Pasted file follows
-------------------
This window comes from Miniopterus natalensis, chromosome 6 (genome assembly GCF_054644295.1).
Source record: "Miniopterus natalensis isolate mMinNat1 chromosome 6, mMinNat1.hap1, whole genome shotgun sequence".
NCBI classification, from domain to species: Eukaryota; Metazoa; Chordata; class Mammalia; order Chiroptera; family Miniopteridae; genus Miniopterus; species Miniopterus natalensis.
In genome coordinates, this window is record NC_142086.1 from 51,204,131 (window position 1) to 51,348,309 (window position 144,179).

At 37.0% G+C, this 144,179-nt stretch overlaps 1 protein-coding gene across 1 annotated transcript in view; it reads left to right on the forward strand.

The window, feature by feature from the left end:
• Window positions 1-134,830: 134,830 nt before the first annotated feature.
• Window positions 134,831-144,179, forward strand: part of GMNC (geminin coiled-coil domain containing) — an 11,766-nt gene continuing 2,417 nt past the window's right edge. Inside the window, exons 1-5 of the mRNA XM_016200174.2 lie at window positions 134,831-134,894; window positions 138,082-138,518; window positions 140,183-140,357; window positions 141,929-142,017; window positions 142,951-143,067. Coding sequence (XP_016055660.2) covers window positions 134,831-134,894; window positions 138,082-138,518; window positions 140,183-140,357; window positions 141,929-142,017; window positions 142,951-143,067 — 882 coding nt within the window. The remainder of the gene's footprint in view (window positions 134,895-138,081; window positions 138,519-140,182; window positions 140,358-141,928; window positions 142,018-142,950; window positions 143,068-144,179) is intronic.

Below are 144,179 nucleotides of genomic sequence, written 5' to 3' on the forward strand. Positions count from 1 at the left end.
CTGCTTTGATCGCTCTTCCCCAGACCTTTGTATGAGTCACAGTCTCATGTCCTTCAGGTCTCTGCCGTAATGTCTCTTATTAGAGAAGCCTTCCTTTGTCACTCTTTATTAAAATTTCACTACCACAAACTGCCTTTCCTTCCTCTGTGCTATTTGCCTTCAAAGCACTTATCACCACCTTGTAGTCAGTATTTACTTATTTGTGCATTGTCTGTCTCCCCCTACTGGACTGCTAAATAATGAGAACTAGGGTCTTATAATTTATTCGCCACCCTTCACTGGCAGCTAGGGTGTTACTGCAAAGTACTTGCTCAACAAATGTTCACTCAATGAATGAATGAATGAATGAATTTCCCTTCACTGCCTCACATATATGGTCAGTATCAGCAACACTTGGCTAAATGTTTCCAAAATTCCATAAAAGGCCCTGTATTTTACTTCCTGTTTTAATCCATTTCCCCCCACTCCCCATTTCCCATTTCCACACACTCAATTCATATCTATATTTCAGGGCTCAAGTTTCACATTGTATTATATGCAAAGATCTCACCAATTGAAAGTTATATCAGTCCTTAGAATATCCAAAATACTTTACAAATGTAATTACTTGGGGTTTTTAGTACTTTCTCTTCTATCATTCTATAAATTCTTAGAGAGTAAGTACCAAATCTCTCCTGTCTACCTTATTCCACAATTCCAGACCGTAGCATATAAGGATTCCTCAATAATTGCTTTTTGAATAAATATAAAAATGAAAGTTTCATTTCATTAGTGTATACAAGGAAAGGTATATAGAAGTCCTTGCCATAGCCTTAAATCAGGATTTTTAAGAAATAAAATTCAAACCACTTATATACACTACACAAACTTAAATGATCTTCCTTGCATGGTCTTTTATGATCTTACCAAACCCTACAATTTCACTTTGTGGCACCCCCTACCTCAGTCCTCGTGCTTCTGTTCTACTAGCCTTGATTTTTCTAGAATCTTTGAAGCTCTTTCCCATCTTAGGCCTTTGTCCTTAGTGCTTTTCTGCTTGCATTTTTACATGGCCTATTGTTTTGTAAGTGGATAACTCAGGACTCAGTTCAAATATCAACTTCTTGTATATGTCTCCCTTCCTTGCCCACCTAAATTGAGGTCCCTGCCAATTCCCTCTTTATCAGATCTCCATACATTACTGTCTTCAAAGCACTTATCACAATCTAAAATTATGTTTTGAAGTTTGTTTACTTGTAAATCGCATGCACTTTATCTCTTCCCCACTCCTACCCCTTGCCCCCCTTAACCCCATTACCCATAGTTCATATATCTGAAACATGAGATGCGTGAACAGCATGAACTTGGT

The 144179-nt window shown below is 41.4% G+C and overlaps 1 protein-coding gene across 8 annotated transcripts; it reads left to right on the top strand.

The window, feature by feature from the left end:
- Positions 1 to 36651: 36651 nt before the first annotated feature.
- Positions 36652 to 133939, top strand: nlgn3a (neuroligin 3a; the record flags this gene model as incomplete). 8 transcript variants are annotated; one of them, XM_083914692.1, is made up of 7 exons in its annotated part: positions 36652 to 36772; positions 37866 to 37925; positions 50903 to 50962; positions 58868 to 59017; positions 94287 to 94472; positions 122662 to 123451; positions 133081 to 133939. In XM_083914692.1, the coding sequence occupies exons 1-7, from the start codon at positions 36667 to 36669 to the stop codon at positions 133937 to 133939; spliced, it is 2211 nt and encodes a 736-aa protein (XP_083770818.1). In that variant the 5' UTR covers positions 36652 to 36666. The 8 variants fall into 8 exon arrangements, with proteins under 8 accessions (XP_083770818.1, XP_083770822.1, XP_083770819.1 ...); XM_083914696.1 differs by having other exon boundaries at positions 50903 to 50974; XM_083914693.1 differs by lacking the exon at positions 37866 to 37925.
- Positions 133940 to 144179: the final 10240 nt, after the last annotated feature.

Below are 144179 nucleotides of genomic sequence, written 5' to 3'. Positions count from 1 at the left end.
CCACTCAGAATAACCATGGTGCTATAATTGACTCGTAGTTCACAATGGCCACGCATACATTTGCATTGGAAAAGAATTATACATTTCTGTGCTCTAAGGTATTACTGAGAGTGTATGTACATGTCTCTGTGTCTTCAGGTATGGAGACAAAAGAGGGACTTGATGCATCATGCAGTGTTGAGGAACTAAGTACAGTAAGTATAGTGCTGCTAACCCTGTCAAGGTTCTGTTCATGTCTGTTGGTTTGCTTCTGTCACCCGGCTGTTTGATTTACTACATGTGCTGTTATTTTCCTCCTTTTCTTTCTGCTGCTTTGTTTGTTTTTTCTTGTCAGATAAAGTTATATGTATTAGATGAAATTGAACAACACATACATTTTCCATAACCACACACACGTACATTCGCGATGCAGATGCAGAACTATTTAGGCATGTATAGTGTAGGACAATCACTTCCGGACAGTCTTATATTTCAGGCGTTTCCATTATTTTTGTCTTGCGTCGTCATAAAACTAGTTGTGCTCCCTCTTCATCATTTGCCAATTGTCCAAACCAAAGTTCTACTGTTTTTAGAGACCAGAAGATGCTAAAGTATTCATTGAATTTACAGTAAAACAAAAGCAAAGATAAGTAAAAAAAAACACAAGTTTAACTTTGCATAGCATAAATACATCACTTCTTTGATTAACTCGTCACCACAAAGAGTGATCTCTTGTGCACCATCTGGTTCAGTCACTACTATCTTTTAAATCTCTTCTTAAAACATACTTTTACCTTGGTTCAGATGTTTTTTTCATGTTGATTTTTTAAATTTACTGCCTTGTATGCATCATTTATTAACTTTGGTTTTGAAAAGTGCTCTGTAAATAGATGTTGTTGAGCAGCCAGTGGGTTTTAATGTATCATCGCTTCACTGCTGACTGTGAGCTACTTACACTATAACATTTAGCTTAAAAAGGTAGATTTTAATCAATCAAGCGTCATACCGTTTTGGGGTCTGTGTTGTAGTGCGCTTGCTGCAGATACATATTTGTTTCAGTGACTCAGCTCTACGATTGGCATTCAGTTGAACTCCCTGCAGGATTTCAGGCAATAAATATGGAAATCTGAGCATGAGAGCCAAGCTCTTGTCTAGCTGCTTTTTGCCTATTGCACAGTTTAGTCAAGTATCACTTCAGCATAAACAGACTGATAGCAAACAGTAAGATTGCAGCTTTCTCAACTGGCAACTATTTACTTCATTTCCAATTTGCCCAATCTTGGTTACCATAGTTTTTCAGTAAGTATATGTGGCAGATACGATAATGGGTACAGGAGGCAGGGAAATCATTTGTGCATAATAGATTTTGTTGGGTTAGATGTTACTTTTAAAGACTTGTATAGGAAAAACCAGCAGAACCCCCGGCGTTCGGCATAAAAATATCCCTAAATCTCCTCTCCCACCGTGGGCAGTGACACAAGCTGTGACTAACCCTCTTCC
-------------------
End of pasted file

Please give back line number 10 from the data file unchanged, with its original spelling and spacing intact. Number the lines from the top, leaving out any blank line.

CTGCTTTGATCGCTCTTCCCCAGACCTTTGTATGAGTCACAGTCTCATGTCCTTCAGGTCTCTGCCGTAATGTCTCTTATTAGAGAAGCCTTCCTTTGTCACTCTTTATTAAAATTTCACTACCACAAACTGCCTTTCCTTCCTCTGTGCTATTTGCCTTCAAAGCACTTATCACCACCTTGTAGTCAGTATTTACTTATTTGTGCATTGTCTGTCTCCCCCTACTGGACTGCTAAATAATGAGAACTAGGGTCTTATAATTTATTCGCCACCCTTCACTGGCAGCTAGGGTGTTACTGCAAAGTACTTGCTCAACAAATGTTCACTCAATGAATGAATGAATGAATGAATTTCCCTTCACTGCCTCACATATATGGTCAGTATCAGCAACACTTGGCTAAATGTTTCCAAAATTCCATAAAAGGCCCTGTATTTTACTTCCTGTTTTAATCCATTTCCCCCCACTCCCCATTTCCCATTTCCACACACTCAATTCATATCTATATTTCAGGGCTCAAGTTTCACATTGTATTATATGCAAAGATCTCACCAATTGAAAGTTATATCAGTCCTTAGAATATCCAAAATACTTTACAAATGTAATTACTTGGGGTTTTTAGTACTTTCTCTTCTATCATTCTATAAATTCTTAGAGAGTAAGTACCAAATCTCTCCTGTCTACCTTATTCCACAATTCCAGACCGTAGCATATAAGGATTCCTCAATAATTGCTTTTTGAATAAATATAAAAATGAAAGTTTCATTTCATTAGTGTATACAAGGAAAGGTATATAGAAGTCCTTGCCATAGCCTTAAATCAGGATTTTTAAGAAATAAAATTCAAACCACTTATATACACTACACAAACTTAAATGATCTTCCTTGCATGGTCTTTTATGATCTTACCAAACCCTACAATTTCACTTTGTGGCACCCCCTACCTCAGTCCTCGTGCTTCTGTTCTACTAGCCTTGATTTTTCTAGAATCTTTGAAGCTCTTTCCCATCTTAGGCCTTTGTCCTTAGTGCTTTTCTGCTTGCATTTTTACATGGCCTATTGTTTTGTAAGTGGATAACTCAGGACTCAGTTCAAATATCAACTTCTTGTATATGTCTCCCTTCCTTGCCCACCTAAATTGAGGTCCCTGCCAATTCCCTCTTTATCAGATCTCCATACATTACTGTCTTCAAAGCACTTATCACAATCTAAAATTATGTTTTGAAGTTTGTTTACTTGTAAATCGCATGCACTTTATCTCTTCCCCACTCCTACCCCTTGCCCCCCTTAACCCCATTACCCATAGTTCATATATCTGAAACATGAGATGCGTGAACAGCATGAACTTGGT